How I Optimize JPGs From Full Frame Cameras
For a couple months, I wondered how I could efficiently optimize images for a blog setting, where you want a careful balance between file size and quality.
I had a couple requirements of my own:
- I must be able to optimize all images within macOS terminal, no external apps
- The images must look great on this blog, which is 1200px max width
- Each file should not exceed 1MB for any image
I eventually settled on using ImageMagick, which is a popular free software capable of manipulating images. Installing it is straightforward on macOS.
brew install imagemagick
I eventually settled on this specific setting:
mogrify -resize 2400x3600\> -quality 80 -sampling-factor 4:2:0 *.JPG
You can run this command on terminal after cd’ing into the folder of images you want to convert. The command works for both vertical and horizontal oriented images.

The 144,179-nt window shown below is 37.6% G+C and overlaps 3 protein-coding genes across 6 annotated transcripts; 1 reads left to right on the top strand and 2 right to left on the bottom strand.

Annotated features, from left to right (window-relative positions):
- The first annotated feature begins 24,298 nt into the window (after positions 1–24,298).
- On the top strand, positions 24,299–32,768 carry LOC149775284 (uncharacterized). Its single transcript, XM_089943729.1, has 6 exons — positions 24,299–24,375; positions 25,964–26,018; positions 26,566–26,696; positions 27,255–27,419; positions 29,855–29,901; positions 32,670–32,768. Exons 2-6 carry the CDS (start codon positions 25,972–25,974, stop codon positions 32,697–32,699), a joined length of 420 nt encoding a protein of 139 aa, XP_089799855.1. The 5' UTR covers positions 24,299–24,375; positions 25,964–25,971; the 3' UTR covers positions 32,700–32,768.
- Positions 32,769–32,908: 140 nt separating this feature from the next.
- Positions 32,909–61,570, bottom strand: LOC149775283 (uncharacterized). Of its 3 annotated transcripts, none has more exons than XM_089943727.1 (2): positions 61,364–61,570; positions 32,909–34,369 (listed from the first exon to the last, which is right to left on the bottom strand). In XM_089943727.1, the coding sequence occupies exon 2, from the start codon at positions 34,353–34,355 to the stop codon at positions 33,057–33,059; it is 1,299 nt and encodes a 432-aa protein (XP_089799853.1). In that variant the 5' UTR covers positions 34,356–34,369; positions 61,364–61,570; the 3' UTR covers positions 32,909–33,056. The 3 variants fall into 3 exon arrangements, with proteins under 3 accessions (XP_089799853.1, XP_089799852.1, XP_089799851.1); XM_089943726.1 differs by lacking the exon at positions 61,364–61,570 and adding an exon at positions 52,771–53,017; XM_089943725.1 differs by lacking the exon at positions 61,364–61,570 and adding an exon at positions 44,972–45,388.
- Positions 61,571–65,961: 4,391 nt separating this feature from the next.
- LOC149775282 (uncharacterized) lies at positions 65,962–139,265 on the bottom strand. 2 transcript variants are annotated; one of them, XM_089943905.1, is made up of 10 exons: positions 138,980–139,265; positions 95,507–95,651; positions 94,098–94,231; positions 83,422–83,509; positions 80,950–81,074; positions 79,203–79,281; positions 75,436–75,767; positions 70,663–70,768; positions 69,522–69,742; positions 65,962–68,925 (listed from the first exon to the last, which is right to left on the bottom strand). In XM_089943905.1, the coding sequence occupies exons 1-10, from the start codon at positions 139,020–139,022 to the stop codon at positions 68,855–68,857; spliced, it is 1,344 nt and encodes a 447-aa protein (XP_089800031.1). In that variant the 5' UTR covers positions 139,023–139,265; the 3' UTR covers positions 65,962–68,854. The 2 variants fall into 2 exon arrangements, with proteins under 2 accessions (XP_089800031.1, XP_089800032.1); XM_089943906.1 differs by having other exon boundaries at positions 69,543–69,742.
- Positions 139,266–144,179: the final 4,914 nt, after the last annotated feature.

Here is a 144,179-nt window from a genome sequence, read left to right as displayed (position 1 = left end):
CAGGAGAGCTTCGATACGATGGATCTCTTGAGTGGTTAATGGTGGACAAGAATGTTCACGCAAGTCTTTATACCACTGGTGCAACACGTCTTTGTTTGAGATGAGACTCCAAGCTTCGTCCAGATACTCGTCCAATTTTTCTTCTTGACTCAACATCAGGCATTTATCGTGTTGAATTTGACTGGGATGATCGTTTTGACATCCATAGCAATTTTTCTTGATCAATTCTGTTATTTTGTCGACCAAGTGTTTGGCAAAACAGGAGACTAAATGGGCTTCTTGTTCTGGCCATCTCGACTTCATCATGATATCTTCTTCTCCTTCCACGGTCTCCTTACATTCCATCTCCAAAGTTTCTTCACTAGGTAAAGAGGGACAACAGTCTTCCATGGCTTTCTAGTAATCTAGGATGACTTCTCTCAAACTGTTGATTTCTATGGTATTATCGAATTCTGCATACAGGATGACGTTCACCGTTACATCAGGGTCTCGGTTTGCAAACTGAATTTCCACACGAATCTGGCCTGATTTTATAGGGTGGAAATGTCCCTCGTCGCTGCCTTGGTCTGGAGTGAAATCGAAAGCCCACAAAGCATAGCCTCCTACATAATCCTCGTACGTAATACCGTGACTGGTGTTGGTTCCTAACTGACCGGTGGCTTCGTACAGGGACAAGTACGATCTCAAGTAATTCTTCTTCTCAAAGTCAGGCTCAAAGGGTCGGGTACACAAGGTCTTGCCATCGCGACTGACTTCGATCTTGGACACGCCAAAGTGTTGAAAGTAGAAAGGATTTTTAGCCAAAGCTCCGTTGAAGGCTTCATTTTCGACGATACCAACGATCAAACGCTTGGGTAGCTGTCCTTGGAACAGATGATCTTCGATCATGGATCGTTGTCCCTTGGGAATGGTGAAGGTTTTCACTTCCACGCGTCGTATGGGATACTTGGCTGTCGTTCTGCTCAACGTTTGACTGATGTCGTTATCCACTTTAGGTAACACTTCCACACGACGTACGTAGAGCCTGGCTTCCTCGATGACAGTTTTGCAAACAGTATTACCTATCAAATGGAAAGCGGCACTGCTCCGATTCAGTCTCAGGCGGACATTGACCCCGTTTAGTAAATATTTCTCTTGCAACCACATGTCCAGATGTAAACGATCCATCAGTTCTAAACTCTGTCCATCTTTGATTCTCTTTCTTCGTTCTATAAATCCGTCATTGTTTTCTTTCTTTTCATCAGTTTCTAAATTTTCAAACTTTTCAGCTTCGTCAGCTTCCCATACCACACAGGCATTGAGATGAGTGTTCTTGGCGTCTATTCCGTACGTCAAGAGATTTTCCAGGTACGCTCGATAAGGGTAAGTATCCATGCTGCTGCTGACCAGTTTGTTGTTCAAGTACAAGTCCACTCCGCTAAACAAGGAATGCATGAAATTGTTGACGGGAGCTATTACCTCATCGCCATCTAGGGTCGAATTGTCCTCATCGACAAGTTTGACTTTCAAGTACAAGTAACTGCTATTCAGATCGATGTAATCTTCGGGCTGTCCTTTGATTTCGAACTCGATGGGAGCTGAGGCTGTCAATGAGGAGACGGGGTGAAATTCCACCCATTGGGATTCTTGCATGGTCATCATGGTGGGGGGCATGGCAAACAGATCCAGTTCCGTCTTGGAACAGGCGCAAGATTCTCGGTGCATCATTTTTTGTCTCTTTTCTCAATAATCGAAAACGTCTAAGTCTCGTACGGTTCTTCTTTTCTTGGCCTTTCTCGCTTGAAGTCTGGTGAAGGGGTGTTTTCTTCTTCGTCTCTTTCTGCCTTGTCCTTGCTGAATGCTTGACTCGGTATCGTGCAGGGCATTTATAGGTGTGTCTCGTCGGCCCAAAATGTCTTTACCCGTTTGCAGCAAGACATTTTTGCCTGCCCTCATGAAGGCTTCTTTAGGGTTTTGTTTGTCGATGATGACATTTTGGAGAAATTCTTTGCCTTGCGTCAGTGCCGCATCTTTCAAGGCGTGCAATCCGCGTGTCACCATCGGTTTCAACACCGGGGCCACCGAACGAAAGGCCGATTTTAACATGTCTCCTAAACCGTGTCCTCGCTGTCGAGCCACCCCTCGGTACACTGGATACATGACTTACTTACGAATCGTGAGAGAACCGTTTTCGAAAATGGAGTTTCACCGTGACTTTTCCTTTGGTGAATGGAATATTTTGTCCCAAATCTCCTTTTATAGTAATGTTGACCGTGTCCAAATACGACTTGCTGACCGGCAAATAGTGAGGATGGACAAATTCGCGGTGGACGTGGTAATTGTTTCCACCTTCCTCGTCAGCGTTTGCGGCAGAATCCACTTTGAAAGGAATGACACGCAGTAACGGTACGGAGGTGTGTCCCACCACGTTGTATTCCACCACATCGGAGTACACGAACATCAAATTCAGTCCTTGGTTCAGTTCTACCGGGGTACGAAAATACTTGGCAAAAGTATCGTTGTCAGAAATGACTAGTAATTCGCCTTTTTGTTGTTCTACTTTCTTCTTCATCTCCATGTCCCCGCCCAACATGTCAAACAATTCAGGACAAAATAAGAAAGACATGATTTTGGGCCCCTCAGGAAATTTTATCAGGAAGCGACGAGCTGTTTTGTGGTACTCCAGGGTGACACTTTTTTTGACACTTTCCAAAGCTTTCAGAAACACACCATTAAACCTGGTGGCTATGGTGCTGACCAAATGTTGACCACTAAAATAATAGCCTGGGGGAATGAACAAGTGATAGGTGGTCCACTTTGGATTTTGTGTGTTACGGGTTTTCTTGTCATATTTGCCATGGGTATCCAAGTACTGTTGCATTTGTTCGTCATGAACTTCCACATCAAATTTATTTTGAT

There were a couple things I had to learn through trial and error:
- In order to show these images with great quality on retina screens, you have to double the dimension specified by the site. Thus, 1200 * 2 = 2400 px (horizontal) width is necessary for horizontal pics.
- Quality 80 is good enough for a blog like this. If you go further down, I can see the blurriness of the images. If you go up from 80, the file sizes become massive. I think 80 is a great sweet spot.
- The ‘>’ flag is to restrict IM so that it will only shrink images to fit into the size given. Never enlarge. Considering how big JPGs come out from my Leica Q, this will shrink horizontal images to 2400x1600, and vertical images to 1600x2400. The backslash is for UNIX to recognize this special character.
Of course, this method I use is probably not perfect. However, it works great as of now, and I can hope to update this post as I keep perfecting the method.